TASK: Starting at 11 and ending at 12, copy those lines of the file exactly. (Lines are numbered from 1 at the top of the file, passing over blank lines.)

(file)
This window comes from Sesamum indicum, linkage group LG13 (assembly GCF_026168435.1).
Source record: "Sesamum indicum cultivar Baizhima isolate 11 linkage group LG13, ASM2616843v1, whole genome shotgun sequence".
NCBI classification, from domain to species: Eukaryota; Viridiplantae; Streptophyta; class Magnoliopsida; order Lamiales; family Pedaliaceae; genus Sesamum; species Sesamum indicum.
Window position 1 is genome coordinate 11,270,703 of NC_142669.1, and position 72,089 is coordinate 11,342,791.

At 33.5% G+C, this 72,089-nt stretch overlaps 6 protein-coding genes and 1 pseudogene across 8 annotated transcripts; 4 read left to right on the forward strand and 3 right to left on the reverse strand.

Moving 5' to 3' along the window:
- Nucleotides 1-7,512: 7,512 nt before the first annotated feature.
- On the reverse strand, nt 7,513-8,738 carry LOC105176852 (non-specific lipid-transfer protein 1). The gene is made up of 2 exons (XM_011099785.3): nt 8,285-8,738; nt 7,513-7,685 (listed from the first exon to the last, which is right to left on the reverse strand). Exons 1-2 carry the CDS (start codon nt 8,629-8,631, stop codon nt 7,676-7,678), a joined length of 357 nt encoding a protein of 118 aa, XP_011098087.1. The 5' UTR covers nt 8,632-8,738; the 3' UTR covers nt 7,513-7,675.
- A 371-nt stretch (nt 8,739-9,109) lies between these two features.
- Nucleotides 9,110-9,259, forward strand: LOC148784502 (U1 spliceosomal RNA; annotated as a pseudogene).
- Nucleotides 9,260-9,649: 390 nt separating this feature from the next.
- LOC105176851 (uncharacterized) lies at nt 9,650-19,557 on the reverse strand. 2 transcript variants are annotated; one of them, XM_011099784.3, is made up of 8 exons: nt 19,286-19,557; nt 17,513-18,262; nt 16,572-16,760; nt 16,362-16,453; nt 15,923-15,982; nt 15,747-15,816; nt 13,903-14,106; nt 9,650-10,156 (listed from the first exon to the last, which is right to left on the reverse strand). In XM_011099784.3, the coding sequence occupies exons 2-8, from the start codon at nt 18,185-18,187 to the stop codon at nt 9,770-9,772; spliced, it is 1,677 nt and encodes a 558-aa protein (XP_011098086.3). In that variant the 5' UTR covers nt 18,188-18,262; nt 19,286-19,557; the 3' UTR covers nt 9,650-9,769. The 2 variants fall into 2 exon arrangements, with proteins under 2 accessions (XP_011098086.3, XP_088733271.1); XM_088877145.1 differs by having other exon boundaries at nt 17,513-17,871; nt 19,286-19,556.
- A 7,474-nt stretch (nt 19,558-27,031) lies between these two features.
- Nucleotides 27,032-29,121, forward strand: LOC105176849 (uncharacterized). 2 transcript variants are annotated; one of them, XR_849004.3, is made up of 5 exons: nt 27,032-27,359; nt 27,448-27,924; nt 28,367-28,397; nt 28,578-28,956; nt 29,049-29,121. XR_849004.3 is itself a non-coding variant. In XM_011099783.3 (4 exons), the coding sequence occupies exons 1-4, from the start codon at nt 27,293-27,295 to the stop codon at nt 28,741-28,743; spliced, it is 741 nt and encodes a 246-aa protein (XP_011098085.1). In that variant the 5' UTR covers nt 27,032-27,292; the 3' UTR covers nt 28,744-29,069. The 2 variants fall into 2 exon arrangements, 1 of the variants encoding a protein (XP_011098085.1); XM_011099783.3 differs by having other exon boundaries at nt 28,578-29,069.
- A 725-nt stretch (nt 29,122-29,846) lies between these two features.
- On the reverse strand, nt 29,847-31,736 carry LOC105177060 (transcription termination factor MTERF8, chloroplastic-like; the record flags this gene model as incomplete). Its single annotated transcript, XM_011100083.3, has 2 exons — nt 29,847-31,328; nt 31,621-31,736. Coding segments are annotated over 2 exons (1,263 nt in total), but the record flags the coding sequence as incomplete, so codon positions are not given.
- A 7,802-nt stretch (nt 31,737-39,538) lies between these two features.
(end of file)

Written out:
- Nucleotides 9,260-9,649: 390 nt separating this feature from the next.
- LOC105176851 (uncharacterized) lies at nt 9,650-19,557 on the reverse strand. 2 transcript variants are annotated; one of them, XM_011099784.3, is made up of 8 exons: nt 19,286-19,557; nt 17,513-18,262; nt 16,572-16,760; nt 16,362-16,453; nt 15,923-15,982; nt 15,747-15,816; nt 13,903-14,106; nt 9,650-10,156 (listed from the first exon to the last, which is right to left on the reverse strand). In XM_011099784.3, the coding sequence occupies exons 2-8, from the start codon at nt 18,185-18,187 to the stop codon at nt 9,770-9,772; spliced, it is 1,677 nt and encodes a 558-aa protein (XP_011098086.3). In that variant the 5' UTR covers nt 18,188-18,262; nt 19,286-19,557; the 3' UTR covers nt 9,650-9,769. The 2 variants fall into 2 exon arrangements, with proteins under 2 accessions (XP_011098086.3, XP_088733271.1); XM_088877145.1 differs by having other exon boundaries at nt 17,513-17,871; nt 19,286-19,556.